Craft Marketing welcomes Chris Hofmann of SeQuel Response to our Aug. 25 virtual event. He’ll enlighten us about marketing attribution, described as one of our profession’s most challenging and misunderstood disciplines.
Register here for the online event that begins at 4 p.m. with networking. Many thanks to our Winbound, our sponsor.
Check out Chris’s preview of what attendees will be learning at the upcoming Craft Marketing webinar.
Q: Tell us a little about yourself and what SeQuel Response does.
I’m Vice President of Digital Services at SeQuel Response, a direct response agency based in Eden Prairie, Minnesota, with offices in Madison, Dallas and San Diego.
Some people are puzzled when they see “direct response agency” as opposed to “advertising agency” or “digital agency.” Direct response is a specific discipline within marketing and advertising that takes a purely quantitative approach to campaign design and evaluation, with a foundation in a test and learn mindset. While traditional advertising puts emphasis on creative, branding and awareness, our focus is on the continual optimization of new customer acquisition costs (CAC). So while we do produce creative, the best creative content might not be our personal or the client’s favorite from a creativity standpoint. Instead, it could be the option that delivers the lowest cost per acquisition (CPA) in a test matrix.
I’m a College of Letters and Science graduate of the University of Wisconsin-Madison. For the past 20 years, I’ve worked in various marketing roles on the client side across a range of verticals. They include medical devices, health insurance and higher education. In 2016, I joined SeQuel Response to start the digital advertising practice after being a client of theirs while at WPS Health Solutions.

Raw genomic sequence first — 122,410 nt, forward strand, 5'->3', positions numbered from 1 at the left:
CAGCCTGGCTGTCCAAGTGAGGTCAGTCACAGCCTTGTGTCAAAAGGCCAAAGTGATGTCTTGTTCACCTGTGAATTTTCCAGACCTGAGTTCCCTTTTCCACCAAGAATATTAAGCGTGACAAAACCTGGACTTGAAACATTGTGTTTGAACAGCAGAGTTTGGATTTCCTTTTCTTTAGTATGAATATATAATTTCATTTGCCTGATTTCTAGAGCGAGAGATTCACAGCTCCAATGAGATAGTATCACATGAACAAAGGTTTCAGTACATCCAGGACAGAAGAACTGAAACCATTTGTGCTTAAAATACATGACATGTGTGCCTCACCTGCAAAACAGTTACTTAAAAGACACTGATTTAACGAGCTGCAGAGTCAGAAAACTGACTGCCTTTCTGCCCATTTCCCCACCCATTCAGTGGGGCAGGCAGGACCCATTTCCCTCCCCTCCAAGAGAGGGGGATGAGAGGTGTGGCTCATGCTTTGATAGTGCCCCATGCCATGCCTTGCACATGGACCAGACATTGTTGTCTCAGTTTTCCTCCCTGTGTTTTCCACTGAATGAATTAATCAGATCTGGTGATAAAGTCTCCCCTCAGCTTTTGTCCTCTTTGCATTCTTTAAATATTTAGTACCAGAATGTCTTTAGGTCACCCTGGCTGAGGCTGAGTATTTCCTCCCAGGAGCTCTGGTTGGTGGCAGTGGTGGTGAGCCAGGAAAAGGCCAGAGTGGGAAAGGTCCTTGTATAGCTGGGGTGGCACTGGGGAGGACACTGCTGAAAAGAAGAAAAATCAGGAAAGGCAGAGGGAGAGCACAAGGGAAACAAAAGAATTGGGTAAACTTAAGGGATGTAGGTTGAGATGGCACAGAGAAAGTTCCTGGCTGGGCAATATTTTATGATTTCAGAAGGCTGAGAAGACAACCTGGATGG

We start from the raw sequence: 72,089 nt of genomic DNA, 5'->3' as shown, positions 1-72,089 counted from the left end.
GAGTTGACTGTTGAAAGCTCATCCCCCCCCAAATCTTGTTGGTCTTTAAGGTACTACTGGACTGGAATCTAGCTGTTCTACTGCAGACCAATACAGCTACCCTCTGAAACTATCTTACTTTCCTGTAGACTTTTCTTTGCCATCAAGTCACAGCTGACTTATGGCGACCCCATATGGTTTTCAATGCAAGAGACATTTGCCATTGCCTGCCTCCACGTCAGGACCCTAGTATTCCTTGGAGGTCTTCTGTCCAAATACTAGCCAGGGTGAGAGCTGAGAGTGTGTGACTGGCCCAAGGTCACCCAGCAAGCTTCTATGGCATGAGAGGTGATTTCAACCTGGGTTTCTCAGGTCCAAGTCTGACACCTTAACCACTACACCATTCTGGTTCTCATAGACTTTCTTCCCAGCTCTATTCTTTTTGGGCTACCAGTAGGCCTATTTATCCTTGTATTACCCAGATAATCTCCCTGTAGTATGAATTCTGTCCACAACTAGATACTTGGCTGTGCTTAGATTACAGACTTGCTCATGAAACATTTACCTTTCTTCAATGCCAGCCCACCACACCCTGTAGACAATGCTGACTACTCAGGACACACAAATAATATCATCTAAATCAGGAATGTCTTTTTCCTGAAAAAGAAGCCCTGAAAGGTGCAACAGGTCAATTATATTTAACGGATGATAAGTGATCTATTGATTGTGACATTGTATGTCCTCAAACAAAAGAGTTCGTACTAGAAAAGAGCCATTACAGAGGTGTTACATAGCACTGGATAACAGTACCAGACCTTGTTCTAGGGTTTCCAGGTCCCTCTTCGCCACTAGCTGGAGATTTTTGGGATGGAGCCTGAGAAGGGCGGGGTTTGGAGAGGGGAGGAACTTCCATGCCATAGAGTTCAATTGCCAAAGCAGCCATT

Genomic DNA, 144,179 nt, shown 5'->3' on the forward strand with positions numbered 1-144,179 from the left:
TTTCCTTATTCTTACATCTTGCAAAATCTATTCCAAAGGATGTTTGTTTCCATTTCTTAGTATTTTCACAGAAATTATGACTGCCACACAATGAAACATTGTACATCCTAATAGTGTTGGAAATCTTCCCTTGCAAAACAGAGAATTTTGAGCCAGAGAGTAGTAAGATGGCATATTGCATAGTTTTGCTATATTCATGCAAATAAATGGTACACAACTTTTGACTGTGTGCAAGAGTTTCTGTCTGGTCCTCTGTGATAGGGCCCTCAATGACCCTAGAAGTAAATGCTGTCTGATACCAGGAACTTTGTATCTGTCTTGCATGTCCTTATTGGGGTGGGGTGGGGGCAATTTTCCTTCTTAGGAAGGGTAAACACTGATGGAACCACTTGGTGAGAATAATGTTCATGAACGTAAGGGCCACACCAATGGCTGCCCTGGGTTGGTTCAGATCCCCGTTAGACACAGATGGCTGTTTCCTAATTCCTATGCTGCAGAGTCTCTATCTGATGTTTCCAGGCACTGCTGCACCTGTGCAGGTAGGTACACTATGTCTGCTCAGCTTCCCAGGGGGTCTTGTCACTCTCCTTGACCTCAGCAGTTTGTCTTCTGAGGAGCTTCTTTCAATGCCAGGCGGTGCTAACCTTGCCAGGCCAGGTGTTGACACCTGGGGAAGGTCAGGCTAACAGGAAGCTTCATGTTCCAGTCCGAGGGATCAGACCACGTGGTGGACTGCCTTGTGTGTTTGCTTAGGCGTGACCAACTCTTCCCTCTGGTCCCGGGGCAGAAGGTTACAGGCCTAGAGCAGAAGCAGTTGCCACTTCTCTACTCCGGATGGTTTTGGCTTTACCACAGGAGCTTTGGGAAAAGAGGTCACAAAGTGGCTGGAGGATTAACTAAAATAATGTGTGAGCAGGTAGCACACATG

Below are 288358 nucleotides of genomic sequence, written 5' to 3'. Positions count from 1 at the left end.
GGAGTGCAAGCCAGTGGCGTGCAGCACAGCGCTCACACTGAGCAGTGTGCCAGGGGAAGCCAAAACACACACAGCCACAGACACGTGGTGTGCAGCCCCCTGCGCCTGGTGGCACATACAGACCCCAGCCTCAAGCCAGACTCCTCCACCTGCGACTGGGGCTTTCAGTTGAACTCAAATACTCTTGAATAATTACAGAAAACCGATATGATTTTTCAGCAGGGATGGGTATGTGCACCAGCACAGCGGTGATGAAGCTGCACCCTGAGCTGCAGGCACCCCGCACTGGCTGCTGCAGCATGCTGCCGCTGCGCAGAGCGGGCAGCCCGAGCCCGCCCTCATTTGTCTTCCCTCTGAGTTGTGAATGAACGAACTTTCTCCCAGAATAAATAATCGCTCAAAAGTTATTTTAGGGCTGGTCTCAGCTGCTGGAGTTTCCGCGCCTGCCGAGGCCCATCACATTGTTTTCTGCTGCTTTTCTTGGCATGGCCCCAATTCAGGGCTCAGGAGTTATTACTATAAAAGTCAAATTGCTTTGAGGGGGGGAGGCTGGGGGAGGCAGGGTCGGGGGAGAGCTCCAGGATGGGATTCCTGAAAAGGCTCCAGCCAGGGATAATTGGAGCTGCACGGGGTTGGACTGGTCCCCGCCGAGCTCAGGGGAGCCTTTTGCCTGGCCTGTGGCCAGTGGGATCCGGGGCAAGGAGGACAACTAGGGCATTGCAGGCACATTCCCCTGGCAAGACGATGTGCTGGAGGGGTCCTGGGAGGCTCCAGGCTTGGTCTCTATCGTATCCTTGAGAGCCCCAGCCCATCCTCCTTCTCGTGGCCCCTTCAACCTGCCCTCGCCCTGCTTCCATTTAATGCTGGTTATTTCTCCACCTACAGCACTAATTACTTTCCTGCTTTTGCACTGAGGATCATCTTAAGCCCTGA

Q: Why is marketing attribution so important, and why should attendees care about it?
Marketing attribution is also known as multi-touch attribution (MTA). It helps answer questions about the effectiveness of marketing channels in isolation. But even more importantly, it looks at channels in combination because customer journeys are rarely, if ever, about a single touch resulting in a conversion.
While most marketers understand the folly of judging the effectiveness of marketing channels with last-touch attribution, MTA’s complexity often makes people throw up their hands and go with the default. That means many decisions about the marketing mix continue to rely heavily on comfort and gut instinct. Getting a handle on MTA helps marketing leaders make better decisions when allocating budgets to channels to help meet next year’s sales goals.
When the boss says, “You have a one-million-dollar budget, and your goal is X new customers,” a solid understanding of MTA is your friend.
Q: Can you share a few best practices concerning marketing attribution?
I like to quote Google’s analytics evangelist Avinash Kaushik for the most obvious best practice. “The only use for last-click attribution now is to get you fired. Avoid it.” If you are still looking at marketing channel effectiveness through this lens, you are missing opportunities to grow your business.
Another best practice is to understand that every ad platform will use a default attribution model that puts its results in the best possible light. If you rely on an agency to buy media for you and report on results, it’s the same issue. Make sure you understand the attribution model and the lookback windows used to count conversions.
There are many people out there, especially in the programmatic advertising space, presenting reports to clients with conversions based on completely unrealistic attribution models and lookback windows. Arm yourself with attribution knowledge and insist on transparency in reporting. Even if you are running your own campaigns, make sure you understand what counts as a conversion, and you are comfortable with the attribution model.
Q: What is the big takeaway people can expect if they attend the event?
Marketing attribution is complex, but not impossible. After people attend this event, I hope they will be eager to dig into their multi-channel funnel reports in Google Analytics. Then they can start gaining insights into conversion paths that permit them to allocate their marketing budgets in the future with more confidence.